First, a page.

Abstract
The populationgenetic consequences of population structure are of great interest and have been studied extensively. An area of particular interest is the interaction among population structure, natural selection, and genetic drift. At first glance, different results in this area give very different impressions of the effect of population subdivision on effective population size (N_{e}), suggesting that no single value of N_{e} can completely characterize a structured population. Results presented here show that a population conforming to Wright’s island model of subdivision with genic selection can be related to an idealized panmictic population (a WrightFisher population). This equivalent panmictic population has a larger size than the actual population; i.e., N_{e} is larger than the actual population size, as expected from many results for this type of population structure. The selection coefficient in the equivalent panmictic population, referred to here as the effective selection coefficient (s_{e}), is smaller than the actual selection coefficient (s). This explains how the fixation probability of a selected allele can be unaffected by population subdivision despite the fact that subdivision increases N_{e}, for the product N_{e}s_{e} is not altered by subdivision.
THE genetic consequences of population structure— subdivision of the population or population viscosity—have been of interest to population geneticists since the beginnings of the field (Wright 1931). An obvious motivation for this interest is that most, if not all, real populations have some sort of structure. An additional, more theoretical, motivation concerns the notion of effective population size. It is not clear to what extent this measure is applicable to subdivided populations. A single effective size might be insufficient to characterize a structured population, which might not be comparable in every way to any panmictic population.
Natural selection in a structured population provides what seems like an example of the inadequacy of a single N_{e} as a descriptor of a population. Maruyama (1970b, 1974) showed that subdivision does not affect an allele’s fixation probability under genic selection if migration does not change the overall allele frequency and selection and drift occur separately in each deme. This might seem to indicate that the effective population size (N_{e}) of a subdivided population is equal to its actual size for some purposes. On the other hand, various treatments of genetic drift in a subdivided population show that N_{e} is increased by subdivision under these same conditions: more neutral variation is maintained in a subdivided population, and genetic drift happens on a longer timescale (Wright 1939; Maruyama 1970a; Slatkin 1981, 1991; Takahata 1991; Nei and Takahata 1993).
Much theoretical work has been done on the effective size of structured populations. In addition to work on simple migration models with no selection (cited above), there have been many efforts to calculate effective size under more general conditions. Slatkin (1977) and Maruyama and Kimura (1980) studied the effects of extinction and recolonization of subpopulations. Santiago and Caballero (1995) dealt with selection under various mating systems. Nordborg (1997) explored a generalization of spatial structure in which alleles move among classes that can be defined in any way. In some of the cases analyzed, classes corresponded to coupling with different alleles at linked loci that were under selection. Whitlock and Barton (1997) considered a very general model that included extinction and recolonization and arbitrary patterns of migration among demes. Wang and Caballero (1999) review various developments in this area. It should be noted that the question of effective size is complicated by the fact that different definitions of N_{e} can yield very different values for a structured population (Ewens 1979; Gregorius 1991; Chesseret al. 1993; Caballero 1994).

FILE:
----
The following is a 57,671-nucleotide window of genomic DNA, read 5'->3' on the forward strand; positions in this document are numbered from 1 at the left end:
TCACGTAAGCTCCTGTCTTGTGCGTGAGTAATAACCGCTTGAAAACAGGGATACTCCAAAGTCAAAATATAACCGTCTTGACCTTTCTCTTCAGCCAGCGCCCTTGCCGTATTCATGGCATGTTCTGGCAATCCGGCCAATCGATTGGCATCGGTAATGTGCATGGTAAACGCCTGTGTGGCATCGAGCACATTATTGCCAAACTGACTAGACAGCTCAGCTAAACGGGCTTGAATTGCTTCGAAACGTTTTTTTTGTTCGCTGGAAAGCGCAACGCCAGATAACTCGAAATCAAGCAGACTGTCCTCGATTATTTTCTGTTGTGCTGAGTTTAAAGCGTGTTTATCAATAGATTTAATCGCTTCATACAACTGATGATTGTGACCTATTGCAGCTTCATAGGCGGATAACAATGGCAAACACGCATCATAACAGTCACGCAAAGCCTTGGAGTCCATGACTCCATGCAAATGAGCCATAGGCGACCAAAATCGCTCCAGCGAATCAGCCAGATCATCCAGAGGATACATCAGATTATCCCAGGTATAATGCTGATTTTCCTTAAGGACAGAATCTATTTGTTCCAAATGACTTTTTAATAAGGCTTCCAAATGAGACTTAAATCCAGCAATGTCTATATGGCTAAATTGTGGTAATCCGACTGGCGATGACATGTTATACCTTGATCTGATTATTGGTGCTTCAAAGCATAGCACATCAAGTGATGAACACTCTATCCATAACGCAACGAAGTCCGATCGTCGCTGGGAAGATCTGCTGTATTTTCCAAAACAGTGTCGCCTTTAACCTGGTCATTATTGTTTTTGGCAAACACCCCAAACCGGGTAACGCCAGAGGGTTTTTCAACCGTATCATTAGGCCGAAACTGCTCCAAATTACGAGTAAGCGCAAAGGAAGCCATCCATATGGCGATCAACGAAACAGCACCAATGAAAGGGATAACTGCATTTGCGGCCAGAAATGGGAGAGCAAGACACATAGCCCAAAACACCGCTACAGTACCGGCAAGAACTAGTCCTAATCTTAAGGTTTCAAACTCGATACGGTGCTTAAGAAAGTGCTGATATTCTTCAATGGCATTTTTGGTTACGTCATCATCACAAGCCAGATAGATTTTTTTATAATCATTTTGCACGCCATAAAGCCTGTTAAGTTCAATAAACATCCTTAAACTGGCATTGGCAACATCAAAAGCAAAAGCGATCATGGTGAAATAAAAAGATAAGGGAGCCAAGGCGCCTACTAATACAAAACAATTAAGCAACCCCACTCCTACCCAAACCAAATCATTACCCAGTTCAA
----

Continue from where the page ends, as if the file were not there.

Maruyama (1972a,b,c) studied the effects of selection on structured populations described by steppingstone and spatially continuous models. He assumed recurrent mutation, which replenishes allelic diversity, and derived distributions of allele frequencies at the resulting mutation/selection/drift equilibrium. Despite several differences between the models, some of the results presented here are closely related to those of Maruyama.
The model of population structure considered here is Wright’s (1931) island model. Specifically, the version in which a large number of demes (“islands”) exchange migrants is considered (Wright 1940, 1969; Rannala 1996; Rousset 2001), rather than the version in which one or more islands receive migrants from a continental source population. Many treatments of subdivided populations, including that presented here, make the assumption that the number of subpopulations is large. Under this assumption, the populationwide allele frequency in an island model changes more slowly than the frequency within a deme, so long as selection is absent or sufficiently weak. This means that from the point of view of any particular deme, the other demes serve as a source population that has a more or less constant allelic composition over relatively long periods of time. This leads to a quasiequilibrium in which each deme is like an island population that has been receiving migrants from an unchanging source population (Rannala 1996; Gillespie 1998, p. 101; Rousset 2001).